Credit card champions Visa (NYSE:V) and MasterCard (NYSE:MA) have been going head-to-head for as long as anyone who's had plastic in his or her wallet can remember. It's a bitter rivalry, because these two companies are about as identical as it gets. Other industries where two competitors share a huge chunk of market share -- like General Motors (NYSE:GM) and Ford (NYSE:F) -- at least come out with different products. But Visa and MasterCard? For consumers, there's almost no distinguishing between the two.

I smell a fight brewin'.

To push this throwdown into prime time, both Visa and MasterCard have one thing in common that's few and far between these days: they're both great stocks with fantastic future prospects. Why? Because both are riding a global economy switching to a cashless economy. Unlike Capital One (NYSE:COF) American Express (NYSE:AXP) or Discover Financial (NYSE:DFS), Visa and MasterCard are essentially technology companies, without taking any credit risks from consumers. It's about as unfinancial as a financial company gets.

But back to the growth part of this throwdown. That's all anyone's really concerned about with these companies ... it's all about the growth. Net income has been all over the map for both these two over the past year, mainly because of one-time charges. How about top-line business? Both Visa and MasterCard enjoyed roughly 15% increases in transactions processed last quarter, but that might not tell investors the full story.

Here's how things looked for full-year 2007:




Total Cards in Circulation

1.61 billion

914 million

Total Card Growth



Total Volume Growth



International Volume Growth



Domestic Payment Volume Growth



Sheesh. Pretty bland here ... it's about as tied as it get can. It's nearly impossible to tell the two apart! Where to now? To crown a winner, we're going to have to dive into some valuation metrics. Let's take a look at some numbers from the most recent quarter:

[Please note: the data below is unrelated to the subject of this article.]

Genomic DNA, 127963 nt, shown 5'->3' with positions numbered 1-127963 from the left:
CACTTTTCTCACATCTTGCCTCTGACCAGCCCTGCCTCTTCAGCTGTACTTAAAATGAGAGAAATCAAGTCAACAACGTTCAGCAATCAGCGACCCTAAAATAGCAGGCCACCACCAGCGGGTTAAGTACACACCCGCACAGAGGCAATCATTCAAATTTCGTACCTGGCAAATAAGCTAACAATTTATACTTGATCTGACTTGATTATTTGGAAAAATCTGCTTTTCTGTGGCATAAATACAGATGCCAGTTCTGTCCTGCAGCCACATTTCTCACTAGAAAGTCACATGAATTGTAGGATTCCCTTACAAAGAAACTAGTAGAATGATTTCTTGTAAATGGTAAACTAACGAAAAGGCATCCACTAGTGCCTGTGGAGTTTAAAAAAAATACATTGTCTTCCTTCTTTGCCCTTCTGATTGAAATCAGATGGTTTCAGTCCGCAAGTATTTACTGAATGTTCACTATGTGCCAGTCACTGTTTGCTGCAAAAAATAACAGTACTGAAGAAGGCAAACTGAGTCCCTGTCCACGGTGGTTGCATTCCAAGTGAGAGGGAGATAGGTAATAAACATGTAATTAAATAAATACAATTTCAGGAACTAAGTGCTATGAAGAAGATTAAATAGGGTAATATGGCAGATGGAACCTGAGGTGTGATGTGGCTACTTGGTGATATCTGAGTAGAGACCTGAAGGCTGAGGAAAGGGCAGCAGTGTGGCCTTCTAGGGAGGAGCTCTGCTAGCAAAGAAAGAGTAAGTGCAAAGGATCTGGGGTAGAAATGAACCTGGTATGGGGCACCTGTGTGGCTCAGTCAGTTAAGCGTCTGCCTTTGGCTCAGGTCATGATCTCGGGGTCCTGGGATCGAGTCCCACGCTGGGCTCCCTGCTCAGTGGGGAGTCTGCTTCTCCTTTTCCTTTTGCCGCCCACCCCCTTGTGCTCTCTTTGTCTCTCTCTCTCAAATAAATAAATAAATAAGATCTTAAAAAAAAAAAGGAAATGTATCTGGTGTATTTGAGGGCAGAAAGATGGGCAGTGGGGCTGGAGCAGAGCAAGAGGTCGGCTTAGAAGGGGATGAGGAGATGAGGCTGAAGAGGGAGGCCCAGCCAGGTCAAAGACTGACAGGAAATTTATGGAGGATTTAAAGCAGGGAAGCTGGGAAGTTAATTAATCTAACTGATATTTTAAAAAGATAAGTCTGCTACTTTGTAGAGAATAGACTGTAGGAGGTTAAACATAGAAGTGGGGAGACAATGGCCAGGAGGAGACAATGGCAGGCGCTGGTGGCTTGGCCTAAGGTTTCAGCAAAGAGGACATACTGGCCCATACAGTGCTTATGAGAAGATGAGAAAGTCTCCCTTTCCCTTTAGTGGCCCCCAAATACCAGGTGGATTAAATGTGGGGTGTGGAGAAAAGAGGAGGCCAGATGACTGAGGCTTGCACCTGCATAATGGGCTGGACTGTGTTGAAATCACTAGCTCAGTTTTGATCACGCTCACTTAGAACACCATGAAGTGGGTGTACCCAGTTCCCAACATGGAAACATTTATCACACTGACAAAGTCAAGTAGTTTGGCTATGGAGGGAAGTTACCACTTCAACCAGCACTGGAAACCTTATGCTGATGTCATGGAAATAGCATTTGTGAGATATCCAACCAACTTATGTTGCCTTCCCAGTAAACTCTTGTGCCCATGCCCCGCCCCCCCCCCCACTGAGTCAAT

Revenue Growth



Net Income Growth



Expected Growth Rate



Forward P/E Ratio



*Before one-time charge.

Ah, now we have at least a sliver of differentiation between these two. Over the next several years, both companies are expected to grow at roughly the same rate, yet Visa is a bit pricier than MasterCard. How can this be? I can think of a few reasons. For one, the party from Visa's recent IPO has probably yet to settle down. The new kid on the block is bound to get more attention from investors than an old hag like MasterCard, which had its heyday a couple of years ago.

In addition, Visa investors might be pricing in a premium for a share buyback program expected to commence in the coming months. Visa has a hoard of cash, so while this is legitimate excitement, let's keep things in perspective: As a percentage of market caps, Visa and MasterCard have very similar amounts of cash on hand. And Visa shares are hardly a bargain -- buying back shares trading for 24-times forward earnings isn't a surefire path to success.

Time to crown a winner
As I've written in the past, both these companies are about as top-notch as you can get. Both will likely outperform the market going forward, and both are about as immune to a global economic downturn as you can hope for. Yet from a valuation standpoint -- more importantly, from a "not following the herd" standpoint -- MasterCard seems to be the more sensible choice.

The throwdown is about as close as it gets for these two, but MasterCard takes the belt this time.

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Fool contributor Morgan Housel doesn't own shares in any of the companies mentioned in this article. Discover Financial Services is a Motley Fool Inside Value pick. The Fool owns shares of American Express Company. The Fool has a disclosure policy.